Why this Iraqi Skyscraper Means 10 more Years of Growth

AMBS Iraqui Skyscraper

In the very first edition of Cycles, Trends and Forecasts my colleague Phillip J Anderson made the following comment:

The best way to watch how the real estate cycle turns is by watching the key indicators. These are not just any indicators.

 ‘The secret to this is doing so within the context of the 18 year cycle. The construction of the world’s tallest buildings is one of them. I call this the Cantillon Indicator.’

This indicator has worked for at least 200 years. Here’s the irony of history.

These buildings almost always open in recession.

You might know already the Burj Khalifa in Dubai is currently the world’s tallest building.

It opened in 2010, at the very depth of the global recession after the collapse of 2008.

Another example is the Empire State Building in New York. It opened in the middle of the Great Depression.

The list is long and distinguished.

If you follow our work you’ll know we think the next major top and subsequent collapse is coming around 2025/26.

So we’re always on the lookout for news about tall buildings. You’d be surprised how often they come along.

But even we didn’t expect to see the world’s tallest to show up in the Iraqi desert.


In case you didn’t see the news, Domain reported on the weekend…

‘A twisting skyscraper that towers over the Basra province in Iraq could become the world’s tallest building, if the plans come to fruition…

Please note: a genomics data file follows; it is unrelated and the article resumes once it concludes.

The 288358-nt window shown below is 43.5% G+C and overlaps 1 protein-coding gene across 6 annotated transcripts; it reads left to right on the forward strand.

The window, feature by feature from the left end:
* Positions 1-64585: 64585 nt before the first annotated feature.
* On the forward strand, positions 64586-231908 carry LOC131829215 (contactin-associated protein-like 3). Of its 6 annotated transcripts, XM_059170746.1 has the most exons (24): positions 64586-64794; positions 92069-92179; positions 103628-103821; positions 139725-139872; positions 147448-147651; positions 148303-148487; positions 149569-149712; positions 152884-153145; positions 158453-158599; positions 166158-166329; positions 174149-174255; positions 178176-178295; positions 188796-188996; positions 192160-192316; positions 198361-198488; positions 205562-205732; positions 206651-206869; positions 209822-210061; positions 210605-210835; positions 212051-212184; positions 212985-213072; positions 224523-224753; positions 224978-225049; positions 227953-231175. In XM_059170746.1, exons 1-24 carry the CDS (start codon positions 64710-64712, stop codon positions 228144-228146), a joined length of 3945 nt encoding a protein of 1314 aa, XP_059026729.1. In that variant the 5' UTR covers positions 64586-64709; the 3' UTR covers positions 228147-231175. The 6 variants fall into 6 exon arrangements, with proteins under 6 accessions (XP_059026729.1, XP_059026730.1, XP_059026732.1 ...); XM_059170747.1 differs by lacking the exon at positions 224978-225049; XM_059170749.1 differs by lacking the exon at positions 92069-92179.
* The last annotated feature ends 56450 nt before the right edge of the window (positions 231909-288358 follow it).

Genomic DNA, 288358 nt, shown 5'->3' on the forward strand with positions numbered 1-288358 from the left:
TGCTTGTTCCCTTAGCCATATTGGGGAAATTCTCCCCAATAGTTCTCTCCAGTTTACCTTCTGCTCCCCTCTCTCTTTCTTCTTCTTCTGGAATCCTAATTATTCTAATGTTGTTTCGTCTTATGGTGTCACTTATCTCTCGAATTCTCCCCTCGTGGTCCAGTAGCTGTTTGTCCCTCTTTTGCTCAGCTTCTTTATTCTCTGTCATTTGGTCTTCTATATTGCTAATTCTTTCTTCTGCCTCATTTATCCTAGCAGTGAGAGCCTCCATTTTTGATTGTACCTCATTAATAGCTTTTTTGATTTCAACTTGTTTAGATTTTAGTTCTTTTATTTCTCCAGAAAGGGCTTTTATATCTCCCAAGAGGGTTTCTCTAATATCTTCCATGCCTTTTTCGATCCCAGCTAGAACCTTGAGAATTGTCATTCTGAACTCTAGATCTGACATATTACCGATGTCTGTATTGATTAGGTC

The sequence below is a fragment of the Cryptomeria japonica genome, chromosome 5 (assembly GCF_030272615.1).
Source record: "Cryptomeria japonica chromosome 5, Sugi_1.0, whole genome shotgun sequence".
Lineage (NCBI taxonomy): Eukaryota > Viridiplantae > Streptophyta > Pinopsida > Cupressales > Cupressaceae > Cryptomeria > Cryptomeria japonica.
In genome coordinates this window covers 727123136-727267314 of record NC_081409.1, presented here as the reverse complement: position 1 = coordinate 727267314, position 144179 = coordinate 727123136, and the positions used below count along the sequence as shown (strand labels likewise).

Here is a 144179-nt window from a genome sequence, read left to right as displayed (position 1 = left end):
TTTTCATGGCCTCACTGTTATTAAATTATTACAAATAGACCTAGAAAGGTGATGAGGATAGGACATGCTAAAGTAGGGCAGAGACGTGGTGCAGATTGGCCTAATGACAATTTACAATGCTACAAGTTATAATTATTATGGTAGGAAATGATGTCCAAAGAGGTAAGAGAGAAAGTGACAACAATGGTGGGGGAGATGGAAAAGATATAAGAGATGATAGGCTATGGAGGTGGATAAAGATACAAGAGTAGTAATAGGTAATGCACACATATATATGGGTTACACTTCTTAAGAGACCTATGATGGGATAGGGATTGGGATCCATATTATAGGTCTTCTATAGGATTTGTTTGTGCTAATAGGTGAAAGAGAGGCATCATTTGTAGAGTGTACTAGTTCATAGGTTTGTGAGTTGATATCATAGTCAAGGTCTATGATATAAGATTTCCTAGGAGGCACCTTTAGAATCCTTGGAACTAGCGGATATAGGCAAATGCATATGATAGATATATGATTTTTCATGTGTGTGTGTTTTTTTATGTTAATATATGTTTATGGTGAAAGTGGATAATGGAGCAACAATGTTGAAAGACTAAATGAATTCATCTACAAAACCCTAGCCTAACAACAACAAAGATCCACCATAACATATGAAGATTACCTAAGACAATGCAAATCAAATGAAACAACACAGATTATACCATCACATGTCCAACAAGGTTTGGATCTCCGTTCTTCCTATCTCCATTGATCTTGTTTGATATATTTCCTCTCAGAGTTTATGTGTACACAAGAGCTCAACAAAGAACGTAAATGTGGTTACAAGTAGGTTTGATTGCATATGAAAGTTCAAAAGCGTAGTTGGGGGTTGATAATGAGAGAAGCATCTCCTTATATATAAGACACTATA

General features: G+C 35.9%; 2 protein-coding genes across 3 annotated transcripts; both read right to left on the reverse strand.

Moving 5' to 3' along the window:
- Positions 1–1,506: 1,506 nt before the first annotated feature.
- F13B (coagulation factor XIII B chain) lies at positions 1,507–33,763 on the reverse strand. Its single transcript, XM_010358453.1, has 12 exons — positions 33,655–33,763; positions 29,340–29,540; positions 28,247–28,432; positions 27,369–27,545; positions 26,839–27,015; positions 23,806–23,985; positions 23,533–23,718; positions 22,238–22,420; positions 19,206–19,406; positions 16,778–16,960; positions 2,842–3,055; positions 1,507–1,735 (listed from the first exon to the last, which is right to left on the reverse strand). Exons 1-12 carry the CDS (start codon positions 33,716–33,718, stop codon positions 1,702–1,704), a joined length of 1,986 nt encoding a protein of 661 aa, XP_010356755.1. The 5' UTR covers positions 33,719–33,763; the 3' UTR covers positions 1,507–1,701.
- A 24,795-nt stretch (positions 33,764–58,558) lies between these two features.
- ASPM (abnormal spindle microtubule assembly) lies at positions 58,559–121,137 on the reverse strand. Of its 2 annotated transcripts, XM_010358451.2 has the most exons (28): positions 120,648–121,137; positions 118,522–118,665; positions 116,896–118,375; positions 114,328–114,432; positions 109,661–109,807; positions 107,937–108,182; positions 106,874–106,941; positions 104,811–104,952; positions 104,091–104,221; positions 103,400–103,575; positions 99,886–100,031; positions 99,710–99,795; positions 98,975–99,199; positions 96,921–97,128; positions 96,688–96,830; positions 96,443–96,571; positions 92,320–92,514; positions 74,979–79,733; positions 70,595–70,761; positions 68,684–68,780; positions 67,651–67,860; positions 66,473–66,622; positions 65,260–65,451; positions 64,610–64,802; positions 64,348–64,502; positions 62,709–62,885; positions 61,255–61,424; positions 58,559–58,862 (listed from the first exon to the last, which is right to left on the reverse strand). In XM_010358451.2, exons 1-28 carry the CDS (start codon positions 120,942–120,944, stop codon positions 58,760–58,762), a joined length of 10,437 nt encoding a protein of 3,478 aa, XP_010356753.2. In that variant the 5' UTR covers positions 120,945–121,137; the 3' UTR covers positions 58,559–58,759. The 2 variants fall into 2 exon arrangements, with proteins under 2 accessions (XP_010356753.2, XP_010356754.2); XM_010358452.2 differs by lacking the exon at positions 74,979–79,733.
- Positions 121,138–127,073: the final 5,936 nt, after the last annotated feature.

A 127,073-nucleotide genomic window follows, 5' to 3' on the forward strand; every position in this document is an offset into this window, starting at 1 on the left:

‘The overarching plan, commissioned by the Basra Governorate, aims to maximise the city’s capacity by 2025 but also to curb urban sprawl, according to AMBS Architects.

‘The architects’ solution was to design what they describe as “the first vertical city in the world”.’

Phil forecast this to happen — not the where, but the why — years ago.

Here’s an impression of what the building will look like:

AMBS Iraqui Skyscraper

The Burj Khalifa is 829.8 metres tall.

This building, already dubbed ‘The Bride’, would be 1,152 metres tall if it’s completed.

That’s 323 meters further into the sky.

Granted, it’s not off the drawing board yet. But history says we’d be fools to ignore this development.

Can you see why we’re so bullish on world events?

It staggers me how much development is going on around the world right now.

The Financial Times reported last week that the mayor in London has just given approval to an 8.4 billion pound development in south east London.

That’s 8.4 billion pounds.

1 pound buys $2.10 here.

That’s over $16 billion…being invested by a single developer.

The scale is enormous. It could take 15–20 years to complete.

A downturn is highly unlikely at this point in time.

More importantly, you can time your investment strategy in both property and stocks according to the real estate cycle.

I cannot imagine a bigger advantage over the investment pack.

Find out how to get that here.


Callum Newman

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Callum Newman

Callum Newman

Callum Newman is the editor of The Daily Reckoning and Associate Editor of Cycles, Trends and Forecasts. He also hosts The Daily Reckoning Podcast. Originally graduating with a degree in Communications, Callum decided financial markets were far more fascinating than anything Marshall McLuhan (the ‘medium is the message’) ever came up with. Today Callum spends his day reading and researching why currencies, commodities and stocks move like they do. So far he’s discovered it’s often in a way you least expect. To have Callum’s thoughts and insights on the current state of the currency, commodities and stock markets delivered straight to your inbox, take out a free subscription to The Daily Reckoning here.

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